The Stronghold is a recursive nightmare for your opponents. This is not the card you are looking for when you get an early Grave Titan, since you are going to have to cast it from your hand. The Stronghold is amazing for cheaper creatures with enters-the-battlefield abilities that you want to use again and again.

6. Academy Ruins

Academy Ruins is Volrath's Stronghold for artifacts. These two are basically tied in the rankings. I run Academy Ruins more frequently than Volrath's Stronghold, because I often use it as a way to make a particular artifact more resilient to removal. Discuss amongst yourselves which is better.

5. Mystifying Maze

The ability to exile an attacking creature until the end of the turn is wonderful, since it discourages attacks. Many decks are set up to allow one creature to attack while the others defend. Mystifying Maze means those players aren't attacking you. In multiplayer games, the best strategy against a player with Mystifying Maze is for each opponent to send one creature against the Maze player. The player has to choose which creature to stop, leaving him or her open to the other attacks. What actually happens tends to involve no one attack the Maze player, since everyone wants their attack to count. It is this result that makes the Maze so powerful. It wards off more attacks than many other cards, often just sitting there and never getting tapped!

The problems with Mystifying Maze are the activation cost and the exiling. To be effective, you need to have four mana at the ready, along with an untapped Mystifying Maze, at all times. This can completely neuter your own board development. When you think of the number of creatures that show up in your games with enters-the-battlefield triggers, this can be a difficult decision for you to make.

I included Mystifying Maze over Kor Haven just because of the drawbacks. There will be times when you'll be working with an opponent to get the enters-the-battlefield trigger for one of their creatures. It won't happen often, but often enough to make Mystifying Maze unique.

4. Maze of Ith

Maze of Ith is Mystifying Maze without the drawbacks. You don't need to hold back four mana, and the creature just untaps and stops attacking. Sure, it doesn't tap for mana, so when you include it in the deck, don't count it as a land when you are figuring out how many lands you need to consistently get Dragonlord Silumgar into the game.

The Maze has been stopping damage for a long time, and continues to show up in casual decks for good reason.

3. Vesuva

Vesuva means you have another copy of Maze of Ith or Gavony Township, or whatever dual land you need to cast the cards in your hand. Vesuva can be your fifth copy of Cloudpost, dramatically improving your ramp. Vesuva can target any land in play, so even your opponent's lands are options. The flexibility this land offers is delightful. I find that I often copy an opponent's Strip Mine or Wasteland. Players tend to be reluctant to use up a Strip Mine when they know you'll simply return the favor. Losing two lands that can tap for mana is generally not something anyone wants, so the player with the Strip Mine picks someone else's land for destruction.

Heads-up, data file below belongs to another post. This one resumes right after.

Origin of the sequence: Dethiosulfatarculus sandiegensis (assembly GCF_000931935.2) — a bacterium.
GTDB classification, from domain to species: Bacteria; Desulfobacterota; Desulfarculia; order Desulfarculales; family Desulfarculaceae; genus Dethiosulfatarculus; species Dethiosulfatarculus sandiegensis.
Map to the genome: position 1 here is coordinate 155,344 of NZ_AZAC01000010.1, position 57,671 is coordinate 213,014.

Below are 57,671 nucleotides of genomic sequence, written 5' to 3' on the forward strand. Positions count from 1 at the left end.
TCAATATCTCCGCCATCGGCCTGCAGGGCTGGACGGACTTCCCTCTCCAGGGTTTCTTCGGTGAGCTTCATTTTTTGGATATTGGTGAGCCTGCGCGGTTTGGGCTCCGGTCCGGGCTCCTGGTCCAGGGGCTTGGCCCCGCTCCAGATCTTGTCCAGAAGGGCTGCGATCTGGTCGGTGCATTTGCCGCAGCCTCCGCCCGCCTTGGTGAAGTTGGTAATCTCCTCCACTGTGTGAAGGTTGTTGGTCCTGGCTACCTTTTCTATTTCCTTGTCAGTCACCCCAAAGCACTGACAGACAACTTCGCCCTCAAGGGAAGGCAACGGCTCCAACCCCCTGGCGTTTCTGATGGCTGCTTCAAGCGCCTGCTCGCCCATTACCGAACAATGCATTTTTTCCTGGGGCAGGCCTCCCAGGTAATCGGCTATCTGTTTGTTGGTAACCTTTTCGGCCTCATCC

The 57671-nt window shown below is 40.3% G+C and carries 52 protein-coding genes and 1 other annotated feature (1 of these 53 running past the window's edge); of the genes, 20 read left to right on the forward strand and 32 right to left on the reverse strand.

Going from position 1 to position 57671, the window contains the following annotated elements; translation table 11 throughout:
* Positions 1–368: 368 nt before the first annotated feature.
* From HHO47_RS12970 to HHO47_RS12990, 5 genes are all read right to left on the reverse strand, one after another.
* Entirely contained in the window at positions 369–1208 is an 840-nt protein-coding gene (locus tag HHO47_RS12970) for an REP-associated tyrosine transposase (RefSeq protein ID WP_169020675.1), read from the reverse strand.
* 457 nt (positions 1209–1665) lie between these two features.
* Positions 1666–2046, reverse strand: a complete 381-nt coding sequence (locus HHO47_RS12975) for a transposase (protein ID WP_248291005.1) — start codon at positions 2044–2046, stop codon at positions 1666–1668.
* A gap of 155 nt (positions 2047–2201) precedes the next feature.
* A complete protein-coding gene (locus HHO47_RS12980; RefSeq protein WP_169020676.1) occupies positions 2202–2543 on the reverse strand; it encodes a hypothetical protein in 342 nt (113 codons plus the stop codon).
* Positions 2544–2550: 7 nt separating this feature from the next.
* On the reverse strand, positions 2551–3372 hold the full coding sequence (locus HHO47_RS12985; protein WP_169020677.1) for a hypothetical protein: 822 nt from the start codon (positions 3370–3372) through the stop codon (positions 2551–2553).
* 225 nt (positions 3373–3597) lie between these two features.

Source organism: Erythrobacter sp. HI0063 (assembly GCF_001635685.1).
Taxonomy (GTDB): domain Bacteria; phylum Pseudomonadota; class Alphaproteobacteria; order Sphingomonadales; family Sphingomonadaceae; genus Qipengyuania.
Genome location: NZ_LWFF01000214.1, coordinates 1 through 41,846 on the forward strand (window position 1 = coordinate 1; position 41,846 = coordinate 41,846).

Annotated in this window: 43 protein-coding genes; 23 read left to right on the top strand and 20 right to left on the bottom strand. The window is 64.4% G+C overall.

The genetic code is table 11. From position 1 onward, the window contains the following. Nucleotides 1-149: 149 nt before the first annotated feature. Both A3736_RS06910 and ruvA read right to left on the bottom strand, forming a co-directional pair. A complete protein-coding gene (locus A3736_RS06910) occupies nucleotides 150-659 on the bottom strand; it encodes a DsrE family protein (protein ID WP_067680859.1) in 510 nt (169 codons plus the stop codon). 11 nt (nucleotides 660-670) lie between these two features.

2. Thespian's Stage

The only limit on the flexibility of Vesuva is that you have to pick a land in play, and Vesuva can be nothing but that land. If something better comes along, you end up kicking yourself the whole time.

This is where Thespian's Stage come in. Although you have to pay two mana to make the Stage into another land, you can change it on a whim! Have a bunch of creatures? Boom! You now have two Gavony Townships! Are you having to deal with two attacking creatures each round? The Stage can copy your Maze of Ith and you are good to go! You can eliminate your opponent's plan to draw you out of the game by copying their Reliquary Tower, giving you all the options your deck has!

The Stage's limitation is the tap requirement. You can make it into a copy of a card, but it will be tapped, so it does involve some setup to make the switch as painless as possible. This can be tricky when copying lands to get extra mana, but you can make it work.

1. Kessig Wolf Run

This land has so much going for it. With X in the activation cost, you can use it earlier or later in the game, taking advantage of however much mana you have available. It is constantly there, so combat damage becomes impossible for your opponents whenever you attack or block. My personal favorite part? It says "target creature," not "target creature you control." You can use it on an opponent's combat step. It can kill a creature you wanted dead, or pile on the damage on an opponent, and you didn't even have to tap a single creature to make it happen. You can just give creatures trample for red and green mana.

Part of the reason it sits in the number-one spot lies with the threat it offers. Most attacks you make, your opponent is left to wonder how to block or whether they should bother at all. If they assume each attacking creature could suddenly be huge, they often choose not to block at all. You can simply choose not to use the mana there, but on furthering your board position. It is a serious threat that absolutely must be dealt with.


A top ten list for lands does something of a disservice to lands. There are so many great lands that are so diverse, it is difficult to compare them all. I hope I opened your mind to the possibilities lands bring, beyond simply tapping for mana.

Bruce Richard

@manaburned

mtgseriousfun@gmail.com